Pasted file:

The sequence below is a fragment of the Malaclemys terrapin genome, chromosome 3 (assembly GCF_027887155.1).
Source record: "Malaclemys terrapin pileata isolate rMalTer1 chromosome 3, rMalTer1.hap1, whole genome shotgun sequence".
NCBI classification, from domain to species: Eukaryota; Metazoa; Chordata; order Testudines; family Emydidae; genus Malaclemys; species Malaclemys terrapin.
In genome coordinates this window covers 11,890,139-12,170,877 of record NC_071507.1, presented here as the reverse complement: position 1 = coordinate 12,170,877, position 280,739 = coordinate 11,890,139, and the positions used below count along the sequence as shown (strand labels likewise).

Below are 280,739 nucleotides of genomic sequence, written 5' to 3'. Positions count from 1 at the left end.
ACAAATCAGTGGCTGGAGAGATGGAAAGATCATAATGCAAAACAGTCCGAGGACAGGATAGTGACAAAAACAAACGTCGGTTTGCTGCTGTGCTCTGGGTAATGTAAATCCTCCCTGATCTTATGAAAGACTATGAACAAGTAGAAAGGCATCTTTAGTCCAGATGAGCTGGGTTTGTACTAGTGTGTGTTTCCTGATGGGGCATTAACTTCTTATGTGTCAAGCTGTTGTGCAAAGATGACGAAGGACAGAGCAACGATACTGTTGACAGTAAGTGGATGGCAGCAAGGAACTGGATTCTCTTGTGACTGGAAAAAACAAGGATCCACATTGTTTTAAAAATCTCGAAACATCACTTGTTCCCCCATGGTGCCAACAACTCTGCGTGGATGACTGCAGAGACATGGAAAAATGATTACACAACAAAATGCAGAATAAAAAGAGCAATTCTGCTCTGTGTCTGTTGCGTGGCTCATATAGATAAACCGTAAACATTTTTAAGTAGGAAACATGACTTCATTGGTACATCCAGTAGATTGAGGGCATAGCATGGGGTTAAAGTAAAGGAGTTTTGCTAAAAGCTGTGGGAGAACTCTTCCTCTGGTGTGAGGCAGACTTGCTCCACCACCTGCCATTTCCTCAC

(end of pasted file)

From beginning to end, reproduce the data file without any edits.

The sequence below is a fragment of the Malaclemys terrapin genome, chromosome 3 (assembly GCF_027887155.1).
Source record: "Malaclemys terrapin pileata isolate rMalTer1 chromosome 3, rMalTer1.hap1, whole genome shotgun sequence".
NCBI classification, from domain to species: Eukaryota; Metazoa; Chordata; order Testudines; family Emydidae; genus Malaclemys; species Malaclemys terrapin.
In genome coordinates this window covers 11,890,139-12,170,877 of record NC_071507.1, presented here as the reverse complement: position 1 = coordinate 12,170,877, position 280,739 = coordinate 11,890,139, and the positions used below count along the sequence as shown (strand labels likewise).

Below are 280,739 nucleotides of genomic sequence, written 5' to 3'. Positions count from 1 at the left end.
ACAAATCAGTGGCTGGAGAGATGGAAAGATCATAATGCAAAACAGTCCGAGGACAGGATAGTGACAAAAACAAACGTCGGTTTGCTGCTGTGCTCTGGGTAATGTAAATCCTCCCTGATCTTATGAAAGACTATGAACAAGTAGAAAGGCATCTTTAGTCCAGATGAGCTGGGTTTGTACTAGTGTGTGTTTCCTGATGGGGCATTAACTTCTTATGTGTCAAGCTGTTGTGCAAAGATGACGAAGGACAGAGCAACGATACTGTTGACAGTAAGTGGATGGCAGCAAGGAACTGGATTCTCTTGTGACTGGAAAAAACAAGGATCCACATTGTTTTAAAAATCTCGAAACATCACTTGTTCCCCCATGGTGCCAACAACTCTGCGTGGATGACTGCAGAGACATGGAAAAATGATTACACAACAAAATGCAGAATAAAAAGAGCAATTCTGCTCTGTGTCTGTTGCGTGGCTCATATAGATAAACCGTAAACATTTTTAAGTAGGAAACATGACTTCATTGGTACATCCAGTAGATTGAGGGCATAGCATGGGGTTAAAGTAAAGGAGTTTTGCTAAAAGCTGTGGGAGAACTCTTCCTCTGGTGTGAGGCAGACTTGCTCCACCACCTGCCATTTCCTCAC